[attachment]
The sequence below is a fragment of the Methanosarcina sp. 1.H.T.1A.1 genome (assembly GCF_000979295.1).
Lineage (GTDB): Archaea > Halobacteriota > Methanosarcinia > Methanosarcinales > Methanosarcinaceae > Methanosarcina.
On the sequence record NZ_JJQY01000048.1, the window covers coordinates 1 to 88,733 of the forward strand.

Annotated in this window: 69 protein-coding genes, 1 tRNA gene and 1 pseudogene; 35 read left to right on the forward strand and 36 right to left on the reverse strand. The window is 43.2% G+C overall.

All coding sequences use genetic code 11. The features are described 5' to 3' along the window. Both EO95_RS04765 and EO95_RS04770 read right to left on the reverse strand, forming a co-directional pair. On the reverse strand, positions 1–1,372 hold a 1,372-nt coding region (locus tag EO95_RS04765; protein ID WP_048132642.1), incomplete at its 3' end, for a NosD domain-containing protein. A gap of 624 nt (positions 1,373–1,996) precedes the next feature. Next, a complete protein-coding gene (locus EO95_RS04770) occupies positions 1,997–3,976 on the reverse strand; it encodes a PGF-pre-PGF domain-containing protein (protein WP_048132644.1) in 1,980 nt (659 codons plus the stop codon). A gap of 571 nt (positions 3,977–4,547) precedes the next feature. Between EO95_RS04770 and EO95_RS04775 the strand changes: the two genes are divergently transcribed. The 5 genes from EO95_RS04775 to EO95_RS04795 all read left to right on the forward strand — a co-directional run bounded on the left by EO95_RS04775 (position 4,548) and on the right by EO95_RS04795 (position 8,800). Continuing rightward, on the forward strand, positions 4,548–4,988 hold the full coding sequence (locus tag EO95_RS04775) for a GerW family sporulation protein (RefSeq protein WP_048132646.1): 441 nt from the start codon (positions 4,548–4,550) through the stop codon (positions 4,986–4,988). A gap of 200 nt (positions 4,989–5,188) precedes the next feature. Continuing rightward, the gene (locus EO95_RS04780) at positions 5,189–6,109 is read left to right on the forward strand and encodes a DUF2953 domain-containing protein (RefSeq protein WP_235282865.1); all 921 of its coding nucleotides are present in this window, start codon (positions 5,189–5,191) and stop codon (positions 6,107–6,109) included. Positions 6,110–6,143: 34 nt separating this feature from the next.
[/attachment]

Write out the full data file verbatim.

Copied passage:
The sequence below is a fragment of the Methanosarcina sp. 1.H.T.1A.1 genome (assembly GCF_000979295.1).
Lineage (GTDB): Archaea > Halobacteriota > Methanosarcinia > Methanosarcinales > Methanosarcinaceae > Methanosarcina.
On the sequence record NZ_JJQY01000048.1, the window covers coordinates 1 to 88,733 of the forward strand.

Annotated in this window: 69 protein-coding genes, 1 tRNA gene and 1 pseudogene; 35 read left to right on the forward strand and 36 right to left on the reverse strand. The window is 43.2% G+C overall.

All coding sequences use genetic code 11. The features are described 5' to 3' along the window. Both EO95_RS04765 and EO95_RS04770 read right to left on the reverse strand, forming a co-directional pair. On the reverse strand, positions 1–1,372 hold a 1,372-nt coding region (locus tag EO95_RS04765; protein ID WP_048132642.1), incomplete at its 3' end, for a NosD domain-containing protein. A gap of 624 nt (positions 1,373–1,996) precedes the next feature. Next, a complete protein-coding gene (locus EO95_RS04770) occupies positions 1,997–3,976 on the reverse strand; it encodes a PGF-pre-PGF domain-containing protein (protein WP_048132644.1) in 1,980 nt (659 codons plus the stop codon). A gap of 571 nt (positions 3,977–4,547) precedes the next feature. Between EO95_RS04770 and EO95_RS04775 the strand changes: the two genes are divergently transcribed. The 5 genes from EO95_RS04775 to EO95_RS04795 all read left to right on the forward strand — a co-directional run bounded on the left by EO95_RS04775 (position 4,548) and on the right by EO95_RS04795 (position 8,800). Continuing rightward, on the forward strand, positions 4,548–4,988 hold the full coding sequence (locus tag EO95_RS04775) for a GerW family sporulation protein (RefSeq protein WP_048132646.1): 441 nt from the start codon (positions 4,548–4,550) through the stop codon (positions 4,986–4,988). A gap of 200 nt (positions 4,989–5,188) precedes the next feature. Continuing rightward, the gene (locus EO95_RS04780) at positions 5,189–6,109 is read left to right on the forward strand and encodes a DUF2953 domain-containing protein (RefSeq protein WP_235282865.1); all 921 of its coding nucleotides are present in this window, start codon (positions 5,189–5,191) and stop codon (positions 6,107–6,109) included. Positions 6,110–6,143: 34 nt separating this feature from the next.